Abu Dhabi Summit: Maintaining Stability and Confronting Risks

Abdel Wahab Badrakhan: Abu Dhabi Summit: Maintaining Stability and Confronting Risks

  • 13 December 2010

The Cooperation Council for the Arab States of the Gulf (GCC) is now in its fourth decade. Just like the first summit in Abu Dhabi in 1981, the 31st summit of Abu Dhabi has initiated a new phase in joint Gulf cooperation. At every annual summit, however, the GCC is reminded that the progress made thus far has fallen short of the expectations and aspirations of the people of the Gulf region. More important, it is also felt that the progress has fallen short of the potential capabilities of the GCC countries.

However, the GCC has been charting a new course in recent years, particularly during the term of Secretary General of the Council Abdurrahman Attiyah, who has played a catalytic role. The Council has been concentrating on the need to spell out its strategies in different areas and on linking the phases by pursuing specific objectives. We have seen this approach in the linking of the electricity grid project as well as in the development of a Common Gulf Market among GCC states. However after 30 years, it can be said that the common Gulf market should have become a living reality or the common electricity grid should have been completed and even expanded to neighboring states like Yemen, or that a monetary union should have paved the way to greater economic integration and social stability in the region. These criticisms are justified and no one in official circles attempts to defend the delay, but reality cannot be ignored and any development can only happen at the proper time, when all elements fall in place.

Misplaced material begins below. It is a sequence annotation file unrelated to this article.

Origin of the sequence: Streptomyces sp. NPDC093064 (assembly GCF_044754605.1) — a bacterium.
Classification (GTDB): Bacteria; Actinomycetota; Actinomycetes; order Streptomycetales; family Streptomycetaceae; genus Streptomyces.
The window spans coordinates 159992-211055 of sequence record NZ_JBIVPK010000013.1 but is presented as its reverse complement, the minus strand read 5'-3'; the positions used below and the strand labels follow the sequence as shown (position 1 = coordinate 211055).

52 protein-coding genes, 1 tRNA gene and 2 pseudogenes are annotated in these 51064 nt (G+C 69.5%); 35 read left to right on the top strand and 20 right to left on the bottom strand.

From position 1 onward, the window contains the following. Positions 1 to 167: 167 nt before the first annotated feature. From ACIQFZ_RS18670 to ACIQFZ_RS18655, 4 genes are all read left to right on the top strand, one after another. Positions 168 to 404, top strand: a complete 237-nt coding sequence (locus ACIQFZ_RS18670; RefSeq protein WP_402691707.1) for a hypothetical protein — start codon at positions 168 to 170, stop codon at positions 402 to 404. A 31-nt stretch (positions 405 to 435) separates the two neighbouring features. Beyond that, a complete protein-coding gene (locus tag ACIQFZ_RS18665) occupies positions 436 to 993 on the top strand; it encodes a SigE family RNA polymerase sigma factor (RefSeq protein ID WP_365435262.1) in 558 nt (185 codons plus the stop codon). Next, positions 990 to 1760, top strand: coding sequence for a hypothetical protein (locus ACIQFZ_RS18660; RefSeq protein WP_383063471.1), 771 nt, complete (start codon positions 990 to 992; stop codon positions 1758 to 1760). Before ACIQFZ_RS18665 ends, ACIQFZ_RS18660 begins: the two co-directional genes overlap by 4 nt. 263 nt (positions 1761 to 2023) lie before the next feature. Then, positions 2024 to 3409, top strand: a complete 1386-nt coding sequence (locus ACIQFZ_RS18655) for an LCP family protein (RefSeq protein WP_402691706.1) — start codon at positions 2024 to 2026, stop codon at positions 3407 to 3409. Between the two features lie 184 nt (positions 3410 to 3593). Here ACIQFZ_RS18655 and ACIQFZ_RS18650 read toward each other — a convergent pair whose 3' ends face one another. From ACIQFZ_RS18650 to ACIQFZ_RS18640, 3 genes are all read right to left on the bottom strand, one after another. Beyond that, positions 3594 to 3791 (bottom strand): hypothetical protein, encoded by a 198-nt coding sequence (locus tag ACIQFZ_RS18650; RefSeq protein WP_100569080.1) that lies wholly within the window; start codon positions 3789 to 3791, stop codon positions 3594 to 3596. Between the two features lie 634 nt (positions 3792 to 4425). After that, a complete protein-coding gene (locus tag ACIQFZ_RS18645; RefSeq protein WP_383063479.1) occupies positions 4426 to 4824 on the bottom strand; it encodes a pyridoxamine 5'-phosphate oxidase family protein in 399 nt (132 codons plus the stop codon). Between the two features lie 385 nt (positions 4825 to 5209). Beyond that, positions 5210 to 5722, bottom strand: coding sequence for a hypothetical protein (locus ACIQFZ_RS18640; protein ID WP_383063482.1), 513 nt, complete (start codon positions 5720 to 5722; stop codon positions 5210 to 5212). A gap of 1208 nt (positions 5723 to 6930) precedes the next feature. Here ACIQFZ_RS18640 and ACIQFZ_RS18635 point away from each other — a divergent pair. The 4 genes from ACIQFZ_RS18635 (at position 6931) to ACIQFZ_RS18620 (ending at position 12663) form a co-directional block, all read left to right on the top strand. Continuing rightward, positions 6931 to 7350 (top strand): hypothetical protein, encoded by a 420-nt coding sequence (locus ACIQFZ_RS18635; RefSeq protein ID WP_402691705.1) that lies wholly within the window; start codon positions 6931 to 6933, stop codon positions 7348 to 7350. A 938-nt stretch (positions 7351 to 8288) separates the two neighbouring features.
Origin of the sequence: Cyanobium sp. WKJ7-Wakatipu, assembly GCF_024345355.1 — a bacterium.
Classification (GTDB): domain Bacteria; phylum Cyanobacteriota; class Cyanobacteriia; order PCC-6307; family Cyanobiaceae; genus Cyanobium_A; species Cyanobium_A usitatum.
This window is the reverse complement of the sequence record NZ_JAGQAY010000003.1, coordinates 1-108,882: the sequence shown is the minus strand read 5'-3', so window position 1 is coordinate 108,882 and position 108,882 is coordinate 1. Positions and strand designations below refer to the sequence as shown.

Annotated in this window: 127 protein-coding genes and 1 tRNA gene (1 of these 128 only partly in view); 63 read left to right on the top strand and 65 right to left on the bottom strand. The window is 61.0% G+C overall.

There is some criticism that the Gulf reality is spurring more competition than cooperation. There are obviously sound explanations to counter this charge—the most important being that the GCC was established at a historic moment when its member states were getting ready to start their development phase. At that time, each country of the GCC had not realized its true potential, and was still trying to define its aspirations and the framework of its specific objectives. Therefore, it was natural for these countries to take time in assessing their contribution to joint projects. Understandably, these specific objectives formed different and unique priorities for each country. In any case, the prevailing idea has been that one cannot help or cooperate unless there is equal readiness among the partners for dealing on equal terms even if the criteria is different. Meanwhile, Gulf citizens have been enthusiastic about the idea of unity and integration hoping to achieve similar standards of living and development and opening up of investment between borders, and a common identity etc. All these steps are possible, if ideas are clearly spelled out and are able to overcome inherited loyalties and sensitivities.